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The Outlets of Maui home to public art

By Staff | May 15, 2014

Wayne Levin has been photographing the land and oceans since the early 1970s. Widely exhibited, his photographs are in major public collections, including the Museum of Modern Art, New York; Museum of Photographic Art, San Diego; The Contemporary Museum, Honolulu; and the Hawaii State Foundation on Culture and the Arts. His photo of dolphins is on display at The Outlets of Maui in Lahaina.

LAHAINA – The only outlet center in the world with an oceanfront location in a historic resort town is now home to some of Hawaii’s most unique public works of art.

The Outlets of Maui features works by Sally French, George Woollard, Wayne Levin and Keith Tallett.

These highly experienced and innovative contemporary arts professionals each have exciting, permanent works of art located throughout the public spaces of The Outlets of Maui.

The artist installations include a six-panel mural by French with imagery that presents a large, one-eyed he’e (octopus) embracing a golden egg with a large tentacle, while deferring several ominous man o’ war jellyfish with another.

“The golden egg is being protected by the all-seeing he’e, which represents our island values. The style of the mural draws from influences of Japanese Ukiyo-e woodcut traditional imagery, anime drawing and tattoo art. I have presented veiled meanings, hoping that the viewer will find their own inspiration within the story,” said French

George Woollard’s playful “Going Places” is featured at the center’s entrance.

At the forefront of The Outlets of Maui’s entrance is a commissioned installation by Woollard entitled “Going Places.” These sculpted pieces suggest play and adventure and are inspired by the spiritual qualities sensed in the natural environment, which refer to the sense of movement and whimsy.

The piece is made of sustainably harvested lychee wood (incredibly durable; almost stone-like in its hardness) with several coats of marine penetrating epoxy sealer covering the surfaces. Finally, the deeply weathered colors are achieved by alternating layers and layers of cashew lacquer paint and wet sanding.

Tallett, a mixed-media artist, second-generation surfboard shaper and tattoo practitioner of traditional Polynesian patterns, created the trio entitled “Flying Hawaiians.”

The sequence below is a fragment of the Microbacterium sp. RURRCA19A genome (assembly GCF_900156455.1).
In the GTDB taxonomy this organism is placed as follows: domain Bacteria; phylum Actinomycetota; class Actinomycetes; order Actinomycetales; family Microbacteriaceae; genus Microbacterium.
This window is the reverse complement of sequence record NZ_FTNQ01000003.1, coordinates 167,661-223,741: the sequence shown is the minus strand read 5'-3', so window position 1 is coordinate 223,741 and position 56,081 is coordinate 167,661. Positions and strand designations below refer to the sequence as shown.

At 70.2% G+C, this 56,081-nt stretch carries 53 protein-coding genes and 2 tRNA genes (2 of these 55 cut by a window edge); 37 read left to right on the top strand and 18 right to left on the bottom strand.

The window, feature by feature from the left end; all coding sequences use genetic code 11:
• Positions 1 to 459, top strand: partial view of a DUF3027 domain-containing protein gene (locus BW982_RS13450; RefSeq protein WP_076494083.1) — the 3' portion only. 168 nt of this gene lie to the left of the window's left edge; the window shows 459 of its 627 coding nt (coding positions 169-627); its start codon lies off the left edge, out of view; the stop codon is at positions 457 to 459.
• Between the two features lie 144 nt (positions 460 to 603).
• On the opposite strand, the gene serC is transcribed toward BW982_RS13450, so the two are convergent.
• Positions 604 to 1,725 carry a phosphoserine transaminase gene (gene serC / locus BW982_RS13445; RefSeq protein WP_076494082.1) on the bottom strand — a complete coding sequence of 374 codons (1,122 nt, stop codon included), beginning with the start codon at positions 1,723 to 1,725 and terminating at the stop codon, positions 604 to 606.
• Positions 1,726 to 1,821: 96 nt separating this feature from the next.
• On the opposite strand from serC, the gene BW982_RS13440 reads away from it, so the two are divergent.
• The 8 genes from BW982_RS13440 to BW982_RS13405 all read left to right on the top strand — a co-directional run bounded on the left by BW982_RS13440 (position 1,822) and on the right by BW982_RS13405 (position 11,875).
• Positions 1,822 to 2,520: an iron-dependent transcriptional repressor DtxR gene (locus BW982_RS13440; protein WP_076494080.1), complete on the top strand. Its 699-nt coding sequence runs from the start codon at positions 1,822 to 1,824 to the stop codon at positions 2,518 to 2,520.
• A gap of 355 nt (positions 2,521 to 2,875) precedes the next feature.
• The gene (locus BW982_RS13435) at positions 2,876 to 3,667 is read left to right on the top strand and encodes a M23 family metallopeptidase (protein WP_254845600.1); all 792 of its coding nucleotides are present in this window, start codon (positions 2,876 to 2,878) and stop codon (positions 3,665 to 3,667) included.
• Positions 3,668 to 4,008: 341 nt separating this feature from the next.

“The process of making art is a way of creating dialogue between my cultural knowledge and practices, and my investigations as a contemporary artist. My intent is to explore the blurred lines that define authenticity, where the merging of contemporary culture with that of the natural world becomes a metaphor for native versus non-native. The works in the ‘Flying Hawaiian’ series are done on wood panels and incorporate enamel paint, epoxy resin, vinyl and fiberglass,” said Tallett.

The oversized pieces of underwater photography by Levin showcase spinner dolphins at play in shallow waters off Hookena Beach in South Kona, reminding viewers of their ocean surroundings.

“Our revitalized center is home to 25-plus world-class brand name outlets, restaurants and entertainment venues. To complete the vision, we commissioned artworks, added gathering areas and opened up the expansive ocean-island views for guests to enjoy this one-of-a-kind outlet shopping experience,” said Mona Abadir of The Outlets of Maui.

The Outlets of Maui, located at the former Lahaina Center on Front Street between Papalaua and Wainee streets in the heart of Lahaina Town, provides an easy stroll throughout the center with a village-style circulation plan, teak furniture, large cafe umbrellas, new directional signage, public art throughout and the iconic clock tower all fully integrated as part of the overall design.

Hours of operation are Monday to Sunday from 9:30 a.m. to 10 p.m. (except holidays). For more information, visit www.TheOutletsofMaui.com and follow the center on Facebook, Twitter and Instagram at TheOutletsMaui.